How it's made: Lightning Detection Explained: How It’s Used by the Weather Experts

This is our final blog post covering Category One: Weather Observations in the How It’s Made series.

So far in Category One we’ve explored weather stations, weather radar and weather satellites. To conclude this section on weather observations we’ll be looking today at the role Lightning Detection plays in weather observations. But there’s still plenty more to come in the How It’s Made series, which explores the Five Categories the create an accurate, reliable forecast. 

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During a thunderstorm, every lightning strike creates electromagnetic waves that travel through the atmosphere at the speed of light. Ground-based (terrestrial) antenna networks can detect these waves. Regional networks play a vital role in accurately identifying lightning with terrestrial systems.

Lightning can also be detected by satellites. The terrestrial networks have a higher level of accuracy; however, satellite data offers better coverage over the ocean.

By using terrestrial lightning detection, specific information can be discerned about each strike, including timestamp, location, and strength of the lightning. Although not all detection network parameters are the same, they typically allow us to discover:


  • The exact timestamp - some networks can pinpoint it within milliseconds
  • The exact geographical location - based on latitude and longitude
  • The type of lightning - whether it is cloud-to-cloud or cloud-to-ground
  • The strength or amplitude of the lightning - this is expressed as the electric current in Ampere
  • The polarity of the lightning - whether it has a negative or positive charge
  • The height of the lightning above ground in the case of cloud-to-cloud strikes
  • The accuracy of the localization


By combining this insight, with expert analysis from meteorologists, it is possible to understand the exact nature of each lightning strike.


What data is available from lightning detection?


"High accuracy lightning data together with weather radar images allow us to track thunderstorms and issue timely warnings for our customers.”

- Dr Marco Radke-Fretz
Data Manager

Weather experts will purchase and process data from a range of sources, depending on location and need: 

For Europe: The Nowcast (Ubimet) operated Linet system has the highest detection efficiency available at up to 99% and boasts location accuracy of up to 100m. Siemens operates BLIDS. UK Met Office operates SFUK.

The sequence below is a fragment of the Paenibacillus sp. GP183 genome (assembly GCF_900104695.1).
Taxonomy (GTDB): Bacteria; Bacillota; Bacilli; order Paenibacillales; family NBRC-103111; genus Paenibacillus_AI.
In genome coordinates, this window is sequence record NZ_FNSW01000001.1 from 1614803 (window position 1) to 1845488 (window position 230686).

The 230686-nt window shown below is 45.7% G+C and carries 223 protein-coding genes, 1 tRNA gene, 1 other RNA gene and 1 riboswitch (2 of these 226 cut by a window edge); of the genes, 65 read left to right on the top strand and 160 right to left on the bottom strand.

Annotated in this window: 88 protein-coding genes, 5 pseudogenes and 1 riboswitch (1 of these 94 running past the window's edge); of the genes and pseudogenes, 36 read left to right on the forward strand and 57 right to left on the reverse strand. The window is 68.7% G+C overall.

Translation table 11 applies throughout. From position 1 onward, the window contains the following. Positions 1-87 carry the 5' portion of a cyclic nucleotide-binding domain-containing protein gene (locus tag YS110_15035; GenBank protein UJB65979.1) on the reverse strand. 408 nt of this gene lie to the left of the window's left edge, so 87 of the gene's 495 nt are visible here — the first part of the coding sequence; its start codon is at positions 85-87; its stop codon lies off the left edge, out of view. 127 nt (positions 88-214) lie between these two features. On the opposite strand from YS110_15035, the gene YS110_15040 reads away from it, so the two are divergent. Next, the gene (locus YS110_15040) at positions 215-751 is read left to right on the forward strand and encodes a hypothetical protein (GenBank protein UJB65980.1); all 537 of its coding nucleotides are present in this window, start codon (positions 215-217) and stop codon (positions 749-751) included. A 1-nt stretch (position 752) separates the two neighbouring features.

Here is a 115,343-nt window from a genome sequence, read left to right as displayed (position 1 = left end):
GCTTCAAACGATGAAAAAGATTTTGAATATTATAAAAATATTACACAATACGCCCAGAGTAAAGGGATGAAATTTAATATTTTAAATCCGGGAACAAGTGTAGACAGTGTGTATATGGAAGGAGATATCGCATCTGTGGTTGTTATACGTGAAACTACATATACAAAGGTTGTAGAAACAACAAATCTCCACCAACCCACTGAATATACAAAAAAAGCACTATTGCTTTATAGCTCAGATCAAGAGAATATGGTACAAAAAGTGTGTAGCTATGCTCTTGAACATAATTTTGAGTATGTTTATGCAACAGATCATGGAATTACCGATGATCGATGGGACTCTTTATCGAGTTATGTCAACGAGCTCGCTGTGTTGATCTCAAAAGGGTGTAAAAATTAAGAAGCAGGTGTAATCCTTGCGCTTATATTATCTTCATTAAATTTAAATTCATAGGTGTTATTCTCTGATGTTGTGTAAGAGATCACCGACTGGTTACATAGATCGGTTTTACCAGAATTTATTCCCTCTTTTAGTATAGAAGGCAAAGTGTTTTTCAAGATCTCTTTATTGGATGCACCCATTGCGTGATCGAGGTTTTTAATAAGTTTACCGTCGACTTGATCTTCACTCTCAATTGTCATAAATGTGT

For Canada: MeteoGroup-owned and operated network.

Global Coverage: Earth Networks provide TLN data (this offers high accuracy for both types of lightning strike, focusing on North America, Brazil, Australia, Southeast Asia, and Europe) and GLN data (delivers cloud-to-ground detection only, with a detection efficiency between 60 and 95% and a location accuracy between 300 and 2,000m).

Other detection networks include the World Wide Lightning Location Network (WWLN) at the University of Washington and also, which offers non-commercial global detection data in real-time.

Additionally, this information is supplemented by some satellites, for example, GOES-16 and -17, provide data for the western Atlantic and the Pacific Ocean. This is primarily where terrestrial network coverage is not sufficient.

How do weather experts improve the data to create a forecast?


Weather experts improve the data by using their own end-to-end lightning data-processing system; they can offer near real-time visualization of the data, aggregating the data for different grids and timestamps. They also combine the lightning data with radar to help identify active thunderstorms.

As well as using the data to identify current and forecasted weather events, they also use it to measure and record annual lightning density (the number of strikes per area) and to analyze historical lightning data to consult and support their customers.

Detection helps minimize the impact on businesses

As lightning impacts operations and projects in a wide range of weather-critical businesses from the construction industry to energy generators, access to accurate and complete data, with customizable coverage is essential to mitigate risk.

By using an end-to-end lightning data-processing system, weather experts support their customers to get more value from the data. A high-density network ensures the data is accurate and reliable, minimizing the risk of false alarms for businesses while ensuring that safety is maintained.


Download your copy of "How It’s Made: The Ultimate Guide to Weather Forecasting" below:

Download Now


High accuracy lightning data together with weather radar images allow us to track thunderstorms and issue timely warnings for our customers.

Marco Radke-Fretz

Data Manager (Data Provisioning)